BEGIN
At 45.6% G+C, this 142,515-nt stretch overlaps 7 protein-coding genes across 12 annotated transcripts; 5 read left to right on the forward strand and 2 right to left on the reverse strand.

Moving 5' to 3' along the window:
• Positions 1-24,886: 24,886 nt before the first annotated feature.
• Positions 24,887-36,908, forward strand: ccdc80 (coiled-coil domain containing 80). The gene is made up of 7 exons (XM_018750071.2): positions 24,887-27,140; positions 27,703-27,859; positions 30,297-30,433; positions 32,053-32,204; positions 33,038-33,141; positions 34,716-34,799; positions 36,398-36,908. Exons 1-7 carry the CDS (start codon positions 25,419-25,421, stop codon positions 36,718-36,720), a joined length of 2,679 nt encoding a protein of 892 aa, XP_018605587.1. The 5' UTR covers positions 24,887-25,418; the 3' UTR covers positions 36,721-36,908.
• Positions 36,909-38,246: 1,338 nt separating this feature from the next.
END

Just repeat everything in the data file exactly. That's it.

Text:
At 45.6% G+C, this 142,515-nt stretch overlaps 7 protein-coding genes across 12 annotated transcripts; 5 read left to right on the forward strand and 2 right to left on the reverse strand.

Moving 5' to 3' along the window:
• Positions 1-24,886: 24,886 nt before the first annotated feature.
• Positions 24,887-36,908, forward strand: ccdc80 (coiled-coil domain containing 80). The gene is made up of 7 exons (XM_018750071.2): positions 24,887-27,140; positions 27,703-27,859; positions 30,297-30,433; positions 32,053-32,204; positions 33,038-33,141; positions 34,716-34,799; positions 36,398-36,908. Exons 1-7 carry the CDS (start codon positions 25,419-25,421, stop codon positions 36,718-36,720), a joined length of 2,679 nt encoding a protein of 892 aa, XP_018605587.1. The 5' UTR covers positions 24,887-25,418; the 3' UTR covers positions 36,721-36,908.
• Positions 36,909-38,246: 1,338 nt separating this feature from the next.